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February, 1863. February, 3 This has been the coldest day of the season in this latitude. T
l, filled with Nationals and Confederates.
At noon cannonading began on our left a omewhat undecided, and far from agreeable.
A lot of rebel papers, dated January 31 ill themselves be compelled to help crush.
Few of the men who started home when I leness.
There is a screw loose somewhere.
Fortifications are being constructed.
ve and depart from Murfreesboro regularly.
Called at Colonel Wilder's quarters, a d me to remain for supper, but I declined.
To-day I rode over the battle-field, s yed, Or waked to ecstasy the living lyre.
The army is turning its attention to p and, if persisted in, may finally ruin it.
Work on the fortifications still conti down on an outlying picket and take it in.
Colonel Lytle, my old brigade commande [1 more...]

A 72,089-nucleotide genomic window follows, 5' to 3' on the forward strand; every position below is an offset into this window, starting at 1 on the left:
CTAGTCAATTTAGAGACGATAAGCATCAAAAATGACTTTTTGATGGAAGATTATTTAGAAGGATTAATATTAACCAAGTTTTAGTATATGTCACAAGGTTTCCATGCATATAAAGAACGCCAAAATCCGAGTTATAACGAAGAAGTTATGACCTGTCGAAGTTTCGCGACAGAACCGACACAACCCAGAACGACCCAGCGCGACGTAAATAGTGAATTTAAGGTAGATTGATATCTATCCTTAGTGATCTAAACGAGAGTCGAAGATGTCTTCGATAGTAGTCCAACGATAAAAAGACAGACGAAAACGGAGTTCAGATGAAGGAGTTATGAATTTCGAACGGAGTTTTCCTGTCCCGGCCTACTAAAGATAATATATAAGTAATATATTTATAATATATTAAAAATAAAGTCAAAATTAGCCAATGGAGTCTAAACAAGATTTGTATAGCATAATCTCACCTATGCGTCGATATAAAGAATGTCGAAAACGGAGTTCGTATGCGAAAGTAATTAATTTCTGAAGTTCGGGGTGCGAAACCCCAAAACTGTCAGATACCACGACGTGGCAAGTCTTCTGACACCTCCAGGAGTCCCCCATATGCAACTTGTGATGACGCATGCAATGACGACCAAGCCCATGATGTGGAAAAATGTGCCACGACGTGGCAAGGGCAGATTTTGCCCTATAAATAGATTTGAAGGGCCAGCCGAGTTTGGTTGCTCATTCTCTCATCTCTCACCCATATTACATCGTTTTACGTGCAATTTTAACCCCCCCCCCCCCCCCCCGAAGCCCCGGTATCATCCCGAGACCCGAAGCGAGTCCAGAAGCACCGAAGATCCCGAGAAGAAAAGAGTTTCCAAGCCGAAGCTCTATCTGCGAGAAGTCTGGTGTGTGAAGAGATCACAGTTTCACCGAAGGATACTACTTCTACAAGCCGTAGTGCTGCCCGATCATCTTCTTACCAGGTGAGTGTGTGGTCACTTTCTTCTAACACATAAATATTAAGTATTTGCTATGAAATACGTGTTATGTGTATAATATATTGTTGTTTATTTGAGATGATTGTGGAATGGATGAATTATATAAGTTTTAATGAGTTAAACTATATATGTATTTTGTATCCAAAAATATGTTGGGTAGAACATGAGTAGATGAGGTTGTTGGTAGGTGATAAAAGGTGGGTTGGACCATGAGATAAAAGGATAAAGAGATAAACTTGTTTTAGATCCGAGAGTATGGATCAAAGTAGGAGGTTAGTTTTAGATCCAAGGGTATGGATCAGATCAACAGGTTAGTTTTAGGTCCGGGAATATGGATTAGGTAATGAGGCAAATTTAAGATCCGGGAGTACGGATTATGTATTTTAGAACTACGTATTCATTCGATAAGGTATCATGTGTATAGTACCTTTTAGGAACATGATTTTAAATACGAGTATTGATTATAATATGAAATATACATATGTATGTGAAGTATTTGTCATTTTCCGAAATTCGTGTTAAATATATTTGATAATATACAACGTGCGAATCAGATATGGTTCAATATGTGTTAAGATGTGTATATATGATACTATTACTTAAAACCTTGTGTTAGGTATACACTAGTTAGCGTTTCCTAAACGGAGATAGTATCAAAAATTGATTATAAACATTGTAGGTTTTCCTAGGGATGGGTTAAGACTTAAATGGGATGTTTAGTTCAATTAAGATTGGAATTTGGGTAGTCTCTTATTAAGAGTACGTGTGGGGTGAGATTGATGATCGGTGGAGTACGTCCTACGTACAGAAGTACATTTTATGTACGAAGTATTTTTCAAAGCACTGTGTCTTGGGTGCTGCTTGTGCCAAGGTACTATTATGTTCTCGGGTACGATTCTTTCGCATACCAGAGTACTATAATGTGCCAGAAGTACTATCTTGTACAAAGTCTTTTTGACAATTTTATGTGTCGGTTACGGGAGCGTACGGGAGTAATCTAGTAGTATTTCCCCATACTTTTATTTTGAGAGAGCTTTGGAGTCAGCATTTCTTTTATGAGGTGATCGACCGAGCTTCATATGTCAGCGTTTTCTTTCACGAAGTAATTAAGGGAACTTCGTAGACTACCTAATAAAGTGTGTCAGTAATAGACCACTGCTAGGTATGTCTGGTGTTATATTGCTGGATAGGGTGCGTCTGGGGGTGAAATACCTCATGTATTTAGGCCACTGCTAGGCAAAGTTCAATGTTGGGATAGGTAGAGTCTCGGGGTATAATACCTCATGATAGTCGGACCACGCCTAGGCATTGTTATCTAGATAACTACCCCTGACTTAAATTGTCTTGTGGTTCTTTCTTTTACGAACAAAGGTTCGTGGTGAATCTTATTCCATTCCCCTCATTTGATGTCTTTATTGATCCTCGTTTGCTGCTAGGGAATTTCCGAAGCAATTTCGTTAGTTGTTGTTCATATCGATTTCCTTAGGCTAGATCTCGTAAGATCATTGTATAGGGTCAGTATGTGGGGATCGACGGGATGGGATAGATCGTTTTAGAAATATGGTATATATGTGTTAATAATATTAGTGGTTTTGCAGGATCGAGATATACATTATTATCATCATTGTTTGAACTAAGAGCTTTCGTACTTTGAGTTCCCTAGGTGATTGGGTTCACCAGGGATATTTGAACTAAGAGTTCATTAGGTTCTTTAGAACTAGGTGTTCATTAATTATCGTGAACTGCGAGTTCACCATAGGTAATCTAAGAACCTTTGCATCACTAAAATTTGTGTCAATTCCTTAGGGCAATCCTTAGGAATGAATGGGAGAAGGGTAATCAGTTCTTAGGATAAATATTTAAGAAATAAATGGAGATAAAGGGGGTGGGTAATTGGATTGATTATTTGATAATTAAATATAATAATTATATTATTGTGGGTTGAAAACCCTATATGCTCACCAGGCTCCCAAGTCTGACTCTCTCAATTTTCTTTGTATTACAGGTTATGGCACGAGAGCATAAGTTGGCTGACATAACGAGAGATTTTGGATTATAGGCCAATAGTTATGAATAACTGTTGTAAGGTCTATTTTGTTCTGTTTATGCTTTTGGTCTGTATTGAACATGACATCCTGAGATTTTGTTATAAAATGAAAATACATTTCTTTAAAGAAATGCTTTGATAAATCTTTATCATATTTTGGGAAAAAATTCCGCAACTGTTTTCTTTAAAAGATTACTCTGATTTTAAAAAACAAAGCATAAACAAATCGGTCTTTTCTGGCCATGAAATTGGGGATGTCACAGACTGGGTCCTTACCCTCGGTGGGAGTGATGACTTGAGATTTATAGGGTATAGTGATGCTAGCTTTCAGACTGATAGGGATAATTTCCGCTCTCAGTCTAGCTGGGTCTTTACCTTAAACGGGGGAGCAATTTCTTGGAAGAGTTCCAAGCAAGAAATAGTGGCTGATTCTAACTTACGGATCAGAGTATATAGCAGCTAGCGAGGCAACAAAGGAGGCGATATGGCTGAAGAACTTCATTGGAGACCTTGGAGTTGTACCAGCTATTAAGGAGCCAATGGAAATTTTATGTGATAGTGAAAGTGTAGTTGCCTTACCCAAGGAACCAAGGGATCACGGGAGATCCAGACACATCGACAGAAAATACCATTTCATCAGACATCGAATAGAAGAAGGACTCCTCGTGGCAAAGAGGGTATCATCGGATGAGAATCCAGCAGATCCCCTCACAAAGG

February, 1863. February, 3 This has been the coldest day of the season in this latitude. The ground is frozen hard. I made the round of the picket line after dinner, and was thoroughly chilled. Visited the hospital this evening. Young Willets, of the Third, whom I thought getting along well before I left for home, died two days before my return. Benedict is dead, and Glenn, poor fellow, will go next. His leg is in a sling, and he is compelled to lie in one position all the time. Mortification has set in, and he can not last more than a day or two. Murfreesboro is one great hospital, filled with Nationals and Confederates. February, 4 At noon cannonading began on our left and front, and continued with intervals until sunset. I have heard no explanation of the firing, but think it probable our troops started up the Shelbyville road to reconnoiter, discovered the enemy, and a small fight ensued. February, 5 It is said the enemy came within six miles of Murfre